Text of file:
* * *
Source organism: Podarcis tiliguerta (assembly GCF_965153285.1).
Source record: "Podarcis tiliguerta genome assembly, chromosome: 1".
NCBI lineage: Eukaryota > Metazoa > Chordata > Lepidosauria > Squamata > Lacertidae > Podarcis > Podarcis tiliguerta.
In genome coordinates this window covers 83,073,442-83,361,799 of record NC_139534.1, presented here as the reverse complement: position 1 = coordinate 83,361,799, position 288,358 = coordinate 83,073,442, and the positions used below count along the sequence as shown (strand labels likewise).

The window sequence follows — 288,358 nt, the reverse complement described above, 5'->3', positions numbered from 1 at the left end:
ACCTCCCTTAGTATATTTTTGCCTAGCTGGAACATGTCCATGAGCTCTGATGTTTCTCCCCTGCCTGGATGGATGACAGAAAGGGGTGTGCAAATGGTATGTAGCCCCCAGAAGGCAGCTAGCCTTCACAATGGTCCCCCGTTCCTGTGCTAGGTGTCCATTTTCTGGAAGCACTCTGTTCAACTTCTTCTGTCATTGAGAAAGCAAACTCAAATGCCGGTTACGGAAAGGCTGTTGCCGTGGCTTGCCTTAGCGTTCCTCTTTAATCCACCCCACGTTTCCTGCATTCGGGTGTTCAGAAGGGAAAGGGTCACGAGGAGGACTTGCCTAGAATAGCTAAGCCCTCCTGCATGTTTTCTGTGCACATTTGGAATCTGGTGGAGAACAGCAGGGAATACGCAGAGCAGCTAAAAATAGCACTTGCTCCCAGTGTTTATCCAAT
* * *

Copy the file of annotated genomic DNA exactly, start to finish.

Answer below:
Source organism: Podarcis tiliguerta (assembly GCF_965153285.1).
Source record: "Podarcis tiliguerta genome assembly, chromosome: 1".
NCBI lineage: Eukaryota > Metazoa > Chordata > Lepidosauria > Squamata > Lacertidae > Podarcis > Podarcis tiliguerta.
In genome coordinates this window covers 83,073,442-83,361,799 of record NC_139534.1, presented here as the reverse complement: position 1 = coordinate 83,361,799, position 288,358 = coordinate 83,073,442, and the positions used below count along the sequence as shown (strand labels likewise).

The window sequence follows — 288,358 nt, the reverse complement described above, 5'->3', positions numbered from 1 at the left end:
ACCTCCCTTAGTATATTTTTGCCTAGCTGGAACATGTCCATGAGCTCTGATGTTTCTCCCCTGCCTGGATGGATGACAGAAAGGGGTGTGCAAATGGTATGTAGCCCCCAGAAGGCAGCTAGCCTTCACAATGGTCCCCCGTTCCTGTGCTAGGTGTCCATTTTCTGGAAGCACTCTGTTCAACTTCTTCTGTCATTGAGAAAGCAAACTCAAATGCCGGTTACGGAAAGGCTGTTGCCGTGGCTTGCCTTAGCGTTCCTCTTTAATCCACCCCACGTTTCCTGCATTCGGGTGTTCAGAAGGGAAAGGGTCACGAGGAGGACTTGCCTAGAATAGCTAAGCCCTCCTGCATGTTTTCTGTGCACATTTGGAATCTGGTGGAGAACAGCAGGGAATACGCAGAGCAGCTAAAAATAGCACTTGCTCCCAGTGTTTATCCAAT